Now, as it shortly turned out, what made this incident of the Rachel's the more melancholy, was the circumstance, that not only was one of the Captain's sons among the number of the missing boat's crew; but among the number of the other boat's crews, at the same time, but on the other hand, separated from the ship during the dark vicissitudes of the chase, there had been still another son; as that for a time, the wretched father was plunged to the bottom of the cruellest perplexity; which was only solved for him by his chief mate's instinctively adopting the ordinary procedure of a whale-ship in such emergencies, that is, when placed between jeopardized but divided boats, always to pick up the majority first. But the captain, for some unknown constitutional reason, had refrained from mentioning all this, and not till forced to it by Ahab's iciness did he allude to his one yet missing boy; a little lad, but twelve years old, whose father with the earnest but unmisgiving hardihood of a Nantucketer's paternal love, had thus early sought to initiate him in the perils and wonders of a vocation almost immemorially the destiny of all his race. Nor does it unfrequently occur, that Nantucket captains will send a son of such tender age away from them, for a protracted three or four years' voyage in some other ship than their own; so that their first knowledge of a whaleman's career shall be unenervated by any chance display of a father's natural but untimely partiality, or undue apprehensiveness and concern.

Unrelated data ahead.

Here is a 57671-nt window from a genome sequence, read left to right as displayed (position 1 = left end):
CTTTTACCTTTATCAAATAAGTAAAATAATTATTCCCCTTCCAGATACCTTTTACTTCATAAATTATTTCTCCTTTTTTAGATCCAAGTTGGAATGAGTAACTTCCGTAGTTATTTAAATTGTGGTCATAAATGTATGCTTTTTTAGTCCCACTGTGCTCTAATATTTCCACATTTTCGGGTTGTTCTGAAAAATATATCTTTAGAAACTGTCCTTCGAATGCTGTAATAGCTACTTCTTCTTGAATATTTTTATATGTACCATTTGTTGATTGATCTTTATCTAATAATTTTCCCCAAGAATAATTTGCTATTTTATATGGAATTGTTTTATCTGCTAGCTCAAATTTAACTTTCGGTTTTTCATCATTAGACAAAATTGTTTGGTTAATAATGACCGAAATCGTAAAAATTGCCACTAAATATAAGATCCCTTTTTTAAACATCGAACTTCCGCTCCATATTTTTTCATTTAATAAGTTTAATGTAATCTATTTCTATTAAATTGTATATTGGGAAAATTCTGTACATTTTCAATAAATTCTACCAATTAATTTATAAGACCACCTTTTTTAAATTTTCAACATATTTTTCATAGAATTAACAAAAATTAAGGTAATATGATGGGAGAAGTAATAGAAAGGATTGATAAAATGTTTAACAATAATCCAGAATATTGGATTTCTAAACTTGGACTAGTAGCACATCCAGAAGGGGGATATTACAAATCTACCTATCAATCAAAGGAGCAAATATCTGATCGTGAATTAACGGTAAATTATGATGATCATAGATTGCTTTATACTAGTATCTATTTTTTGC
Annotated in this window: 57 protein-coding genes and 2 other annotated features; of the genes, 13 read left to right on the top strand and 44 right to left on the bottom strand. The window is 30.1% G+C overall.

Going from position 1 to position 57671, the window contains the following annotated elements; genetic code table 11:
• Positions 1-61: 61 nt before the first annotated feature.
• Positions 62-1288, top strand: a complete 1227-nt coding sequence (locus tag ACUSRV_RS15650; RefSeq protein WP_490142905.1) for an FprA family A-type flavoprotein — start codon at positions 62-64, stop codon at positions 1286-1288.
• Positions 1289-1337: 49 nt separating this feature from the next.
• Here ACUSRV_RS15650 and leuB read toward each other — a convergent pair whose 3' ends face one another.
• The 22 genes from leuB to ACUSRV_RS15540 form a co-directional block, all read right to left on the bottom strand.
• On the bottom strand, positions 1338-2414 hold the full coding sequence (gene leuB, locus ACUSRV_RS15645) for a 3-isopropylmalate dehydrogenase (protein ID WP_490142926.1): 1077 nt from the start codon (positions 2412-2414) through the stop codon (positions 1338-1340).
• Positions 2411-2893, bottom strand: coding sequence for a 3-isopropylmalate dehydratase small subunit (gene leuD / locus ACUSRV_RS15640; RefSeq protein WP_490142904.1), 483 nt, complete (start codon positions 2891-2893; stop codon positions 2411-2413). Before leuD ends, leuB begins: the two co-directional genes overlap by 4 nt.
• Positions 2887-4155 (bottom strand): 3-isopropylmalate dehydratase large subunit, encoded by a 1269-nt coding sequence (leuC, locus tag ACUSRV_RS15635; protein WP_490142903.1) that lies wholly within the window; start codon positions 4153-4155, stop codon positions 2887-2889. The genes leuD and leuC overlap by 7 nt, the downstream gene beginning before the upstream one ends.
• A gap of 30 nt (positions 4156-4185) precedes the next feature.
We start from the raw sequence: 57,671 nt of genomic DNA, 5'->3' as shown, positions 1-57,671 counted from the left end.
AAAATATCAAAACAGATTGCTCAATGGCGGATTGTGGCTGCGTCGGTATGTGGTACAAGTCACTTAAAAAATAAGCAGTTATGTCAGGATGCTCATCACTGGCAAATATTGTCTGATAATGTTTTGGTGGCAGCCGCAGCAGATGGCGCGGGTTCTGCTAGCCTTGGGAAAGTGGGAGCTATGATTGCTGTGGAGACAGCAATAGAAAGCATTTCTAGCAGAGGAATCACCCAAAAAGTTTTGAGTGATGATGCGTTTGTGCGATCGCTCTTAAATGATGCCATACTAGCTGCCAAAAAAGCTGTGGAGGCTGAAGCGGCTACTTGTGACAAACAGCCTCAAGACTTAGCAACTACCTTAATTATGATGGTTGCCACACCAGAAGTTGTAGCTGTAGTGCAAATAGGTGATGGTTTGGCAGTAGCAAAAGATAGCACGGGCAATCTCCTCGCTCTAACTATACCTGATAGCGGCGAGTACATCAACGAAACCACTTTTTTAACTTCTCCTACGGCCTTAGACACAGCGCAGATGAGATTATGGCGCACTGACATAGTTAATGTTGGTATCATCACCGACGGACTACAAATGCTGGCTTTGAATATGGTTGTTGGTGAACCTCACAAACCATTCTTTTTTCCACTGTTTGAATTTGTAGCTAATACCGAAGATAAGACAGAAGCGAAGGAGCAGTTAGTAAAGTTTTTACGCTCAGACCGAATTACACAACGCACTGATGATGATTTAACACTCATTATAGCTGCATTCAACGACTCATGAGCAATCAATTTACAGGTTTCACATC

Meantime, now the stranger was still beseeching his poor boon of Ahab; and Ahab still stood like an anvil, receiving every shock, but without the least quivering of his own.